10 December 2020

Her by Christa Parravani

Many years ago my friend Katie mentioned this memoir to me and I bought it solely off her recommendation. Katie has always chosen really interesting books, especially nonfiction ones, so I often find myself writing titles down whenever we would hang out. Katie got me addicted to Everest, if that's any indications of her sway on my reading material. 

After five years of this book sitting on my shelf, I finally picked it up after watching the miniseries I Know This Much Is True directed by Derek Cianfrance and starring Mark Ruffalo as identical twins Dominick and Thomas Birdsey. The miniseries is based on a novel of the same name by Wally Lamb and is outrageously depressing. One of the twins is severely mentally ill, but both experience relentless and unspeakable trauma. While I found the show physically/emotionally draining to watch, it definitely had me fascinated with identical twins. I was hoping Christa Parranvani's memoir Her would give me more background.

Her is around 300 pages and is the account of Parranvani's experience losing her identical twin sister Cara. The twins grew up incredibly close and spent their twenties and early thirties constantly in each other's lives. They are both interested in the arts and pursued careers in photography and writing. Both sisters get married, get divorced, and experiment with prescription pills. Their relationship never seems super healthy, probably because they are the definition of codependent. 

The egg that splits becomes dominant; it drains more of the shared placenta, requires more space in the womb. One twin grows larger and stronger at the expense of the other. This twin is always bigger at birth. The twin who makes herself out of her sister must do so by nearly killing off that sister. Cara outweighed me by a pound; she'd begun her hungry taking, her killing of me, from the very start." 

a portrait of Cara and Christa Parravani by Christa


Years into their marriages, Cara is violently assaulted and raped near her home while walking her dog in the woods. The description is really disturbing and Parravani details how painful the recovery process was for her sister. Cara begins to use heroin and even after years of therapy and even rehab, she overdoses and dies.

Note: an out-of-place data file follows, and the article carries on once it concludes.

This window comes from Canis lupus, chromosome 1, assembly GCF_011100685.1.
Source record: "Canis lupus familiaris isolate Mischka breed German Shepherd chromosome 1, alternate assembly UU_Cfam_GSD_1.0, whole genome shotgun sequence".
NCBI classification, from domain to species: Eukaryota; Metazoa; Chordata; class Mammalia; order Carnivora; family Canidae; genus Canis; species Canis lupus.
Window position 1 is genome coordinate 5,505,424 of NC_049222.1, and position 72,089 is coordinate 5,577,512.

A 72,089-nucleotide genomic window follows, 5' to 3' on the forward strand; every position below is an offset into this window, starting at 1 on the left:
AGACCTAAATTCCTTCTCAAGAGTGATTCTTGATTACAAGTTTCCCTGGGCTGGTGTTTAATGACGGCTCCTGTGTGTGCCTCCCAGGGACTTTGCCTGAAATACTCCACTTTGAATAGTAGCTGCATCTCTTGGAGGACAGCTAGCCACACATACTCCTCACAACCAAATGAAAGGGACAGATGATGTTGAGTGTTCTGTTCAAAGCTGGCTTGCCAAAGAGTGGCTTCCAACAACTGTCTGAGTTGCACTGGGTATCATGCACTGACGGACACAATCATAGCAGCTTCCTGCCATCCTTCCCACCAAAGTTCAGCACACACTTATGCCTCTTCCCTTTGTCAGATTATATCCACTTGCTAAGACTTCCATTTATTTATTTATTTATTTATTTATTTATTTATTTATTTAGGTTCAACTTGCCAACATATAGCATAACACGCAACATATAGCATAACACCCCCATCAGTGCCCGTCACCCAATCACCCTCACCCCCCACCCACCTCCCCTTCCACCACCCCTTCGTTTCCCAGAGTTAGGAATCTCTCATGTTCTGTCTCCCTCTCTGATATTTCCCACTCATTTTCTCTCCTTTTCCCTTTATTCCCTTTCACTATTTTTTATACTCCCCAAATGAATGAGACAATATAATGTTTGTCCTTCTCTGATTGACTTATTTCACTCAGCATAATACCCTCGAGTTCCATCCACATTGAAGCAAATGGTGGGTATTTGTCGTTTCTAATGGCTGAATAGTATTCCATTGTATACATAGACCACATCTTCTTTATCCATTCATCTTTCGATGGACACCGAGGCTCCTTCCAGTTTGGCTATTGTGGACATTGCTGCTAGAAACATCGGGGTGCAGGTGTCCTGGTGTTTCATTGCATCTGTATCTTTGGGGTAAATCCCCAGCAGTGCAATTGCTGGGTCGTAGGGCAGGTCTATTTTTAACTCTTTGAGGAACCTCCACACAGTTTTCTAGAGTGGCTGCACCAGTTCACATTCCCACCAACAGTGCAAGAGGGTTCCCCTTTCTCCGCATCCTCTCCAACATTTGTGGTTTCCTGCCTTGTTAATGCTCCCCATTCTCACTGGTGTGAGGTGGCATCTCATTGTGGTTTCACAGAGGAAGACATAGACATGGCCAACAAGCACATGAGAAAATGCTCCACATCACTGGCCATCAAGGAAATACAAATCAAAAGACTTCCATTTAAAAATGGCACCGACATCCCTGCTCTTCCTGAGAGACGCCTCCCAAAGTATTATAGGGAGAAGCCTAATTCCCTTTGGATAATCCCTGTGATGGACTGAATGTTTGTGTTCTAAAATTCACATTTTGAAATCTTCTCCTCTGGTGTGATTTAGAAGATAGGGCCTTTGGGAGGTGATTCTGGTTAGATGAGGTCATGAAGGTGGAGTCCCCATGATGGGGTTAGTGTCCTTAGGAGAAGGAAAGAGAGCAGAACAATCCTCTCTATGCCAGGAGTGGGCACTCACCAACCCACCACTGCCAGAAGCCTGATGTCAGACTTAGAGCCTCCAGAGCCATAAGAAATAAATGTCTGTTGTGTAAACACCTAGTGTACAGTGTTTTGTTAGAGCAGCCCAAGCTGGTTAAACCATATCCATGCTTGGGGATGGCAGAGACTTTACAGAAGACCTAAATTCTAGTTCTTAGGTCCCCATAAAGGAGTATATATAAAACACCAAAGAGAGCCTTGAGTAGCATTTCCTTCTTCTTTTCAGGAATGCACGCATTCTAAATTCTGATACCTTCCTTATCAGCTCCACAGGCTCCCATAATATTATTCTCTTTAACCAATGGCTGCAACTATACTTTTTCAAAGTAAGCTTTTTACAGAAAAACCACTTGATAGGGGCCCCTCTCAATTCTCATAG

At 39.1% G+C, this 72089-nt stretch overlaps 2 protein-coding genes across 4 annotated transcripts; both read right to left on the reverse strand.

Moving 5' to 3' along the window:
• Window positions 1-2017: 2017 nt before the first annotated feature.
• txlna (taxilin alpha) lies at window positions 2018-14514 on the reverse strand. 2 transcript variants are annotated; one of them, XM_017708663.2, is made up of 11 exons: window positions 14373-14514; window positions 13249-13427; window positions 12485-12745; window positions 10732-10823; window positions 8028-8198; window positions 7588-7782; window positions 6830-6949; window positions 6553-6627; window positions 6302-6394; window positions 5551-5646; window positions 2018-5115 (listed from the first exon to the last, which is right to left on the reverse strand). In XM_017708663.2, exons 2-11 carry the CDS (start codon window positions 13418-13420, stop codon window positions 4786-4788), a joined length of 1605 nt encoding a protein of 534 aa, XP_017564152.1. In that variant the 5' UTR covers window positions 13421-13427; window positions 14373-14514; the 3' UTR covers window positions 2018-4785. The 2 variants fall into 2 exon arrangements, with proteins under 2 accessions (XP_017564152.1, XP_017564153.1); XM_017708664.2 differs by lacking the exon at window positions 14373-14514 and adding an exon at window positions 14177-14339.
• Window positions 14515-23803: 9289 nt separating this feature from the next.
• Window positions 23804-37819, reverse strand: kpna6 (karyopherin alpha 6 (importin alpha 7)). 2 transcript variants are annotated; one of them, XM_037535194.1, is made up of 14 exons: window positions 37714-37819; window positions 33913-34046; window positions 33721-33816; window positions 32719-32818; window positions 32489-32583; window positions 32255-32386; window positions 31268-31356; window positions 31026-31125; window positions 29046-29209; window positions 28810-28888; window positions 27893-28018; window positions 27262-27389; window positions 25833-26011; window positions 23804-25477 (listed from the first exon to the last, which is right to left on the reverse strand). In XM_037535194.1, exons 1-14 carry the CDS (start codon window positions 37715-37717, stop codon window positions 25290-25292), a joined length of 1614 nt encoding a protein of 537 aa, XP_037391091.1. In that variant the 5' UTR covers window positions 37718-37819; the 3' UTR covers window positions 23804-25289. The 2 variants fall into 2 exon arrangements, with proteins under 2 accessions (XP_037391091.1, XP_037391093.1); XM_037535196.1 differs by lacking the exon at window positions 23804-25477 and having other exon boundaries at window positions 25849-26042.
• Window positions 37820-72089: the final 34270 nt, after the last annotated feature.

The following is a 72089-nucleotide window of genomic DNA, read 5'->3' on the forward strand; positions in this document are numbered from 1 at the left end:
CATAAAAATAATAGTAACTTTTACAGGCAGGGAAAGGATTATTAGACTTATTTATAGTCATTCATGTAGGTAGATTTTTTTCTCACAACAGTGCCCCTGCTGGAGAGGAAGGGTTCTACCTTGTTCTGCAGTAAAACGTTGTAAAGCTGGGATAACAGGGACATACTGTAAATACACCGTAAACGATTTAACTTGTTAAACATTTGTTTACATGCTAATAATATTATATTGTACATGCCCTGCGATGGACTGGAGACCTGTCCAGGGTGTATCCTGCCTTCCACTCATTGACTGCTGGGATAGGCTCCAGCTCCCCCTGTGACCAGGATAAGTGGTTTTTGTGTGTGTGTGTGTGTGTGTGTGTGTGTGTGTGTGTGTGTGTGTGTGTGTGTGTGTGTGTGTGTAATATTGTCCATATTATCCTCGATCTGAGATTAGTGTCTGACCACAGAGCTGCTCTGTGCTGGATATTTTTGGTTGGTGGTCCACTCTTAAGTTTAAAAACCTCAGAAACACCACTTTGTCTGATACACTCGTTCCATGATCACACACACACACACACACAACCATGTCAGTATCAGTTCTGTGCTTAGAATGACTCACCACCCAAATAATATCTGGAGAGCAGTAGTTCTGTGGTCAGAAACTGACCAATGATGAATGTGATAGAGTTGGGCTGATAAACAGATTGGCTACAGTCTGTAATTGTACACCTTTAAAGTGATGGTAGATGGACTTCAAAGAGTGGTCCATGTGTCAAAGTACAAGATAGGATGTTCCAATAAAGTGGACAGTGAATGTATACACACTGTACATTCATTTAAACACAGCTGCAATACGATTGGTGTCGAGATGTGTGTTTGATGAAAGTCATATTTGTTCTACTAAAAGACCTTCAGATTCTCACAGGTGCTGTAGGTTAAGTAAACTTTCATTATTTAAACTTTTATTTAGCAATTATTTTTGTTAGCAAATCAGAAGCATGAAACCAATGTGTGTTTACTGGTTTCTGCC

From here on the memoir is about Christa's unique experience grieving her identical twin. She mentioned how difficult it was looking in the mirror and seeing her reflection as her sister Cara. She also talked about how their resemblance would make people so uncomfortable at the funeral and in the recent months after Cara's death. I found this really interesting and equally heartbreaking. 

It is impossible for surviving twins to differentiate their living body from their twin's; they become a breathing memorial for their lost half." 

Christa also used a lot of passages from her twin's diary and computer notes. These passages were always marked in italics and sort of melded the two sisters' perspectives into one book. Cara's writing is more flowery and seems like more of an MFA project, but they do help represent her emotional state during the time periods Christa covers. 

Overall I wouldn't say I really enjoyed this memoir. I do think it is a very sad (and interesting) situation, but I found the way Christa dealt with grief to be so completely different to how I approach things that I didn't really take a lot away from her memoir. I know the whole point of reading is to experience different worlds/perspectives/characters/etc, but for some reason this just wasn't clicking with me. There is an entire chapter that is just a back-and-forth between Christa and a psychic - who she takes seriously. 

No comments:

Post a comment